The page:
Dark by S. Park
Part one The Light that Casts the Shadow
It was gray.
That was all I knew at first, gray. The sky above was cloudy and gray. The shallow water below reflected it. The mist that filled the room was gray too, everything was gray. Even the sandy islet and the dead tree that stood there were in subdued tones. There was no color in this world.
I was one with the mist and the water. I existed, but I had little awareness. I had no eyes to see, no hands to feel. No feet to stand on. I was aware of the gray around me only dimly.
But I had a purpose.
I didn't know what it was, but I felt it burning in me. There would come a moment when I would fulfill my purpose, and I waited for that moment with the patience that only a being such as I, formless and knowing nothing other than waiting, could have.
I do not know how much time passed. It might have been days, it might have been years. But the day came when the door that led to the gray chamber opened.
Color suddenly entered my world. Gold, red, blue, vivid tones that I had never seen came into my world, born by the being who stepped through the door. My purpose flared brightly in me from the moment his boot touched the water that stood in the misty chamber. And more than my purpose, my identity.
I was him. I remembered him, his life, in a flash. His childhood among the peaceful Kokiri. His quest to save a princess and a kingdom. His experiences and his skills, all poured into me. And more, for his very being became mine, and in that moment I had form and flesh. But more still, for I had my purpose, and that purpose took those memories and showed me their futility. He served light, but light was destined to fail. Darkness has ruled his kingdom for seven years, and it would rule it for a seven thousand more. Light stood no chance against it.
He was nearly across the chamber by the time I finished becoming. I appeared with a sneer on my face, certain of victory. I existed to destroy him. I had been created for it, and I would not fail.
The little spark that hovered by his shoulder cried out warning, and he spun, but I gave him no time for thought, I attacked, my sword that was the twin to his sword raised high. He countered. I had known he would. I knew his training intimately, it was my training too. Nevertheless I was confident. Darkness was stronger than light. I would win.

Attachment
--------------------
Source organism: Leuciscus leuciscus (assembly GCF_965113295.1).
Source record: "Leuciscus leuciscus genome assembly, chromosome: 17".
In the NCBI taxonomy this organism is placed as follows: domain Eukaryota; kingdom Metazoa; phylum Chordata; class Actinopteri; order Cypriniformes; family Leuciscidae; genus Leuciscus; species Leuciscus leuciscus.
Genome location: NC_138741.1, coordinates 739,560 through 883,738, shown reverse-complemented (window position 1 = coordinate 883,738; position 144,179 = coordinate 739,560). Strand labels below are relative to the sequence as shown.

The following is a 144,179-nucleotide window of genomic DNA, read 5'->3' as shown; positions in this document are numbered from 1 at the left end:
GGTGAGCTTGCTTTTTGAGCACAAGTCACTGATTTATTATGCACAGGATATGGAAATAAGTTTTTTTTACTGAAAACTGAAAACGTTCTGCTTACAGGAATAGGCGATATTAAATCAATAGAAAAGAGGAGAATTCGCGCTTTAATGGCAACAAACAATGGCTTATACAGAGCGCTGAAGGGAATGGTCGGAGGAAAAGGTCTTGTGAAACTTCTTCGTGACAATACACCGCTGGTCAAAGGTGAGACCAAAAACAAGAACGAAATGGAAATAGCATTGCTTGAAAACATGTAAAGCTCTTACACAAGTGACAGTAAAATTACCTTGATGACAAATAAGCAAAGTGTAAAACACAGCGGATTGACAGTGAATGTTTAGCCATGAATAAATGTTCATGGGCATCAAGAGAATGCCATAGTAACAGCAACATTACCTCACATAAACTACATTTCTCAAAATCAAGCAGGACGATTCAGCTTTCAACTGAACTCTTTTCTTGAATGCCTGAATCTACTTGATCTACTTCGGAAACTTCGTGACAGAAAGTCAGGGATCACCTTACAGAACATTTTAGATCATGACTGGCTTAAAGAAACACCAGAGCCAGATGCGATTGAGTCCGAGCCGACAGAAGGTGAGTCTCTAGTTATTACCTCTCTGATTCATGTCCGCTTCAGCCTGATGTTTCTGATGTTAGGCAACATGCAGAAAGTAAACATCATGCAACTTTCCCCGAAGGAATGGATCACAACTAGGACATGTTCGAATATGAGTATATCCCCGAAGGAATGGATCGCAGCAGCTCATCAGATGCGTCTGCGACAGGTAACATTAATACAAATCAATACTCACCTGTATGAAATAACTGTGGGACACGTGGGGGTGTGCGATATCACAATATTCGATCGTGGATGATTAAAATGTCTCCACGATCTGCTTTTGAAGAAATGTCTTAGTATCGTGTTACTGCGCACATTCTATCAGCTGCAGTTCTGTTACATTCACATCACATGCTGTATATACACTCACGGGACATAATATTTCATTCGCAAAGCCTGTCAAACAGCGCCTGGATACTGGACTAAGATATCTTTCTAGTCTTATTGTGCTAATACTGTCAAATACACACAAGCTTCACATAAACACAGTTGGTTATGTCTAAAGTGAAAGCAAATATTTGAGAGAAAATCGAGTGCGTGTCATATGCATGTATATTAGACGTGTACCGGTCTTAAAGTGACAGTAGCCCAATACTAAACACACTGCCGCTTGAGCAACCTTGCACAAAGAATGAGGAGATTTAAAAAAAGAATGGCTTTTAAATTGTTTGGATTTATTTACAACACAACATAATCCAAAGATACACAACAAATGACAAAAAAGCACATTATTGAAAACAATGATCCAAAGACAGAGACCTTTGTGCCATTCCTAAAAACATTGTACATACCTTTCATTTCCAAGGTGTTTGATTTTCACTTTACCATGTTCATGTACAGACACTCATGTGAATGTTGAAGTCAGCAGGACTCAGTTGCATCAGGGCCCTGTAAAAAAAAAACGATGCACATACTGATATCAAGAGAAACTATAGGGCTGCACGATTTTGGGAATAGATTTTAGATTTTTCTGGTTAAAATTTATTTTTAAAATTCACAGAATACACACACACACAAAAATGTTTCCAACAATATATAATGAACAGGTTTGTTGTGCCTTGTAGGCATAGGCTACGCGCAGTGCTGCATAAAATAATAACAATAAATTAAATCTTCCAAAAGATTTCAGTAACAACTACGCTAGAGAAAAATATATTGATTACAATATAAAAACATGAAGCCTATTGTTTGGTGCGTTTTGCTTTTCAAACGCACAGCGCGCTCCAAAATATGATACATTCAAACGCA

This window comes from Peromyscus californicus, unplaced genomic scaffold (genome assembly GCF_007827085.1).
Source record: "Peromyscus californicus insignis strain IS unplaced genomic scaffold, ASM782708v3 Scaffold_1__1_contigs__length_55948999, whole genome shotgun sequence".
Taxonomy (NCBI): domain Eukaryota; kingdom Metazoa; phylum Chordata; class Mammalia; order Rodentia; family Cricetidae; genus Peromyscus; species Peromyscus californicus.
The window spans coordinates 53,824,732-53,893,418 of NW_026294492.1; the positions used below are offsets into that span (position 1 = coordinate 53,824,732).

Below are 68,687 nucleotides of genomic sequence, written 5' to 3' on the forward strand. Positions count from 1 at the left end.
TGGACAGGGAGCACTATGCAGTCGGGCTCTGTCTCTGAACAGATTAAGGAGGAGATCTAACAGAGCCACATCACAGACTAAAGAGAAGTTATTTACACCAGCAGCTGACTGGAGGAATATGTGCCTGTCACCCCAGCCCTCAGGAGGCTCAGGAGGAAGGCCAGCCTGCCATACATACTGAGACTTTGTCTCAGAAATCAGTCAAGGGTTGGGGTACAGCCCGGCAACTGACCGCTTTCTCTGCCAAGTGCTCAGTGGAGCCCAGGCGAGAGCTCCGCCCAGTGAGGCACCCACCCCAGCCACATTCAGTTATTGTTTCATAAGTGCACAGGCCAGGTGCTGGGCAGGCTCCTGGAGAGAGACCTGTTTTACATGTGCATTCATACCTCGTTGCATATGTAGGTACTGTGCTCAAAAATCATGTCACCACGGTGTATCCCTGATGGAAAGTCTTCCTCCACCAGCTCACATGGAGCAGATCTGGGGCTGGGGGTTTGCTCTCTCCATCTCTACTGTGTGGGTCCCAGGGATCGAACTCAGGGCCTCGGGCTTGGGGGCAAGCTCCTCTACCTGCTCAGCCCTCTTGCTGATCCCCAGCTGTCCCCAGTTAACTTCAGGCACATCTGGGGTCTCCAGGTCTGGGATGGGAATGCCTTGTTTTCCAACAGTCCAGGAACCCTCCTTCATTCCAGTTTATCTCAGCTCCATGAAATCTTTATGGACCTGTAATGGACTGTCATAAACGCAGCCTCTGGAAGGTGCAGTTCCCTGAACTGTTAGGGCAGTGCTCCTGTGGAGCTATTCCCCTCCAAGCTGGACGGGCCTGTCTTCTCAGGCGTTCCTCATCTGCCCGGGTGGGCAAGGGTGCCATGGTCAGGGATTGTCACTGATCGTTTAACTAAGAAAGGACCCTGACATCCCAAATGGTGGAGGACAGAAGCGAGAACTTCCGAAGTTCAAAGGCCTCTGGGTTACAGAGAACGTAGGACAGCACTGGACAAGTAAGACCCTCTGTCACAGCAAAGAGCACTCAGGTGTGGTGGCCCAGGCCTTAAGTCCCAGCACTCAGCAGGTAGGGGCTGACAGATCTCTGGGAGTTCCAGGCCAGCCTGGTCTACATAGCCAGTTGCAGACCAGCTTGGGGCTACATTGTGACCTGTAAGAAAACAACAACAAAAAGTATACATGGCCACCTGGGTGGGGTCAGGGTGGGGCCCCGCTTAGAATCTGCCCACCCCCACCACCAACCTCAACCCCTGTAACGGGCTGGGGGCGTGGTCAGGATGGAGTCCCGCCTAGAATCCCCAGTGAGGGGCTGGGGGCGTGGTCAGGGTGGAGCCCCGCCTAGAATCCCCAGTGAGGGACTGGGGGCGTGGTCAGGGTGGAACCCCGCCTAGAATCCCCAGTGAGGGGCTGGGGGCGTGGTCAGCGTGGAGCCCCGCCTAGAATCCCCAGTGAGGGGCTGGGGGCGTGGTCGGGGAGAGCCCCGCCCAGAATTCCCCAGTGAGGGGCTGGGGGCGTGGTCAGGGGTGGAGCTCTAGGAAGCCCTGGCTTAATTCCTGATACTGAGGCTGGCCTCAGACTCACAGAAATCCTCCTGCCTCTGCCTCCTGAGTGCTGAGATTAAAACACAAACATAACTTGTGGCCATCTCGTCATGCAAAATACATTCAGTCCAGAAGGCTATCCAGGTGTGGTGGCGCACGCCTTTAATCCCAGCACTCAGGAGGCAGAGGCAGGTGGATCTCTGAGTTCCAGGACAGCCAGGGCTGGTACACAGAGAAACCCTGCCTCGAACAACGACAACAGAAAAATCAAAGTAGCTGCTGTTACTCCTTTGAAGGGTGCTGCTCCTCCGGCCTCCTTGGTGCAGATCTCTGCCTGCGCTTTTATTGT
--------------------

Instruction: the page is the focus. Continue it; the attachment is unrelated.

He backed away from me, and I nearly laughed. He knew it too, he was afraid! He reached for his bow, but it was easy to block the arrows, I knew where they would be aimed before he shot them. He attacked again with his sword, but that was even simpler, I blocked every blow. And he failed to block several of mine. My confidence soared, I was indeed his better!
And then he stepped back and sheathed his sword. I could read his face all too easily, he was planning something, some new attack. But what would it be?
Then he pulled a great war hammer from his magical pack. I felt a flicker of unease. I had no hammer of my own, I had been provided only with sword and shield. And while the shield served well to counter the arrows and most of the other weapons I knew he bore, the hammer was different. It could break the shield. Still my purpose drove me, so I moved to attack him again. He must die. Killing him was my world, it was all I knew.
I dodged his first hammer blow, and hope welled up in me. Then the second slammed into me, and I only just blocked it with the shield. I was thrown back from the blow, and the shield was cracked.
Another blow and I was left only with ruined shards attached to my arm.
The last I could neither block nor dodge. I could hear my own bones breaking as it hit me in the chest. Pain filled me and I fell to lie in the shallow water. I dimly heard the sound of the door I had guarded opening. He had beaten me and the way lay open before him. I had failed. And I was dying. The gray I had always known was giving way to black, which slowly closed in around me.
Then I heard something I had not expected. Footsteps splashing through the shallow water. Blue eyes, bright and intense, looked down into mine. I didn't know their color. But his were a blue so brilliant the purity of it hurt. The hurt would be gone soon with all the others. Already my body felt distant, numb.
There was yet another sound, the sound of a bottle being uncorked. It was followed by a fluttering of fairy wings. And then, amazingly, miraculously, the pain that filled me faded. Not to blackness and death, but to health, to healing. I sat up, and he, the owner of those blue eyes, stepped back from me. He turned towards the door that I had failed to guard.
"Wait!" I called out, surprised by the sound of my own voice. He stopped and turned. "Why?" I asked. "Why did you heal me?"
He said nothing, but simply turned again and left, his fairy following after him.
And the door shut, leaving me alone in a colorless world once more.